So here is an example (some names have been changed to protect the proprietary):

update target_file upd
set target_field = (select source_field from source_file
                    where source_key_1 = substr(upd.target_key, 1, 16)
                    and digits(source_key_2) = substr(upd.target_key, 17, 5) )
where exists (select source_field from source_file
              where source_key_1 = substr(upd.target_key, 1, 16)
              and digits(source_key_2) = substr(upd.target_key, 17, 5) )

The script is pretty simple. For each record in target_file for which an associated record can be found in source_file, populate target_field with the value in source_field. Obviously, the select clauses will need to reflect the relevant keys of whatever files you happen to be using.

Inevitably, there is a gotcha: for each record in target_file that you want to update, there must be exactly one record returned by the subquery. Handling this can be split into two parts.

The first part is handled by the where exists clause which ensures that the script will only attempt to update records in target_file if there is a record in source_file with which to update it. This ensures you don’t get caught out by subqueries that return zero records.

The second part involves that the subquery returns no more than one record for each record in target_file. This, unfortunately, cannot be solved generically – you just need to be a bit careful to ensure that the subquery selection is returning unique records. If in doubt, a variation on the below SQL can be used to validate.

select source_key_1, digits(source_key_2), count(*)
from source_file
group by source_key_1, digits(source_key_2)
having count(*) > 1

If you can’t find a unique selection criteria, the distinct clause may help and, if all else fails, try arbitarily using either max() or min().

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Fat fingered discovery of the day

It’s amazing how much you can learn with a little clumsiness. In my case, all I wanted to do is power off the screen on my Fairphone and, instead, I took a screenshot.

A quick search reveals that this is because I (unintentionally) had my thumb on the volume down button when I pressed the power button.

So now I have a screenshot, so here it is.

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Vim in Powershell

Because, why not.

And because I am stuck in Windows Land while at work.

And because I found myself playing around with Windows Power Shell. It’s not as good as Bash by a long stretch, but it is a significant improvement on the old Windows cmd almost-terminal. And, because I like to be able to move from task to task, without having to constantly switch windows, I thought I would give it a try.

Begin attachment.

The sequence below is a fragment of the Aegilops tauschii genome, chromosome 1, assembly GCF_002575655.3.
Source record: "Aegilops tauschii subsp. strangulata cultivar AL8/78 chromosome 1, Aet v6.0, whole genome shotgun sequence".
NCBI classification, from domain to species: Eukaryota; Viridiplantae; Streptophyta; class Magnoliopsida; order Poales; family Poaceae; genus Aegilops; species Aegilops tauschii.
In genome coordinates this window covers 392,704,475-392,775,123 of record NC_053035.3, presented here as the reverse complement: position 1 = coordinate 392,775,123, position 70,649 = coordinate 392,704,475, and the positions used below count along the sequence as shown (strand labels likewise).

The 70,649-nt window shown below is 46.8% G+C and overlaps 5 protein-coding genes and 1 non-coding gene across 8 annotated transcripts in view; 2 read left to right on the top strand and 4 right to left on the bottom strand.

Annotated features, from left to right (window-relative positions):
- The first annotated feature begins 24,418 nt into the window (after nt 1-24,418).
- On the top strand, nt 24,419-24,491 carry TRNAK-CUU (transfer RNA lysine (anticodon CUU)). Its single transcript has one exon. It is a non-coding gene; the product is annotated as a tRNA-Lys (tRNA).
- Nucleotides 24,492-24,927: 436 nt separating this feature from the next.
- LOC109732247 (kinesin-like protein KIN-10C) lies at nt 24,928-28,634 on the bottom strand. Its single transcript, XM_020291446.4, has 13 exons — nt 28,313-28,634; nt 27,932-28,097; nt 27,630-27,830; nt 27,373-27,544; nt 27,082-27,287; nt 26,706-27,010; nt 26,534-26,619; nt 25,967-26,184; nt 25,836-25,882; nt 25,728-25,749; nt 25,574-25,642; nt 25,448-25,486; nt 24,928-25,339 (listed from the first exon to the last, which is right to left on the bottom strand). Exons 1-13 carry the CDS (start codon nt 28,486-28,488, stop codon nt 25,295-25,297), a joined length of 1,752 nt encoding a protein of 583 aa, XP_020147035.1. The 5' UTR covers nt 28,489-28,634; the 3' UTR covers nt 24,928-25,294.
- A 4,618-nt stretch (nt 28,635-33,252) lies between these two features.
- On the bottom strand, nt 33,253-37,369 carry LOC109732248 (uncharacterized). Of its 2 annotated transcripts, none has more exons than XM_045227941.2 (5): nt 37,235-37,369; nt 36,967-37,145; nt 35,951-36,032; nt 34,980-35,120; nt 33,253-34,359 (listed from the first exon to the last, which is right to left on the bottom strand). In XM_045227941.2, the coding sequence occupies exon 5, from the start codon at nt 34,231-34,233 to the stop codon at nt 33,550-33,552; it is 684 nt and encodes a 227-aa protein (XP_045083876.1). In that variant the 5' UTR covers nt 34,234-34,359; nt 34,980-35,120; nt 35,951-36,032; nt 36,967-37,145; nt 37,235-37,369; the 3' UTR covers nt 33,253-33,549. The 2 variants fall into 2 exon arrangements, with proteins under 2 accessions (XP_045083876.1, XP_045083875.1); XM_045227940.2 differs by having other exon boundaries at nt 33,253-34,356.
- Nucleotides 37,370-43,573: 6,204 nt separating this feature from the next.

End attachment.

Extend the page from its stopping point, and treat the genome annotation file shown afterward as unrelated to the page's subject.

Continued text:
The first thing to do, of course, is install a decent text editor. This is easy, a Windows binary exists for Vim so I downloaded and installed it. Then comes the fun bit.

Getting it to work in Powershell isn’t exactly difficult, but there are a few hoops that need to be jumped through and no clear overview of what and where these hoops happen to be. And that’s why I am posting this.

First, you need to allow scripts to run. This is not enabled by default because, obviously, if you have a scripting environment, the last thing you are going to want to do is execute scripts. Fortunately, this is easily checked and altered by means of the execution policy.

To see the current state of your execution policy, use:


This will probably tell you it’s restricted, in which case you need to tell it to run scripts by typing (or pasting):

Set-ExecutionPolicy RemoteSigned

(You can also set the execution policy to AllSigned or Unrestricted, but RemoteSigned is sufficient for now.)

Next, you need a Powershell profile (why is it that Windows terms all feel like they should be wrapped in a blink tag?), which can be created by typing (or pasting):

new-item -path $profile -itemtype file -force

And now you need to edit your profile to add a Vim alias. You’ll need to do this in Notepad:

notepad $profile

And then paste the following:

set-alias vim "C:/Program Files (x86)/Vim/Vim74/./vim.exe"

# To edit the Powershell Profile
# (Not that I'll remember this)
Function Edit-Profile
    vim $profile

# To edit Vim settings
Function Edit-Vimrc
    vim $HOME\_vimrc

(Obviously, you will need to amend the Vim path name to match the reality on your system.)

And you’re done.

I’m not sure how much use I will actually get out of Vim at work as my workflow often involves copying and pasting text from one application to another – and for that Notepad++ is probably still a better fit. However, having an additional tool certainly does no harm and I can certainly see cases where having the power of Vim available will be useful. For now, I will use both and see how each fits into my workflow.

And finally, this post was brought you you with the help of Microsoft, Marlon Abastar and Julian Kay.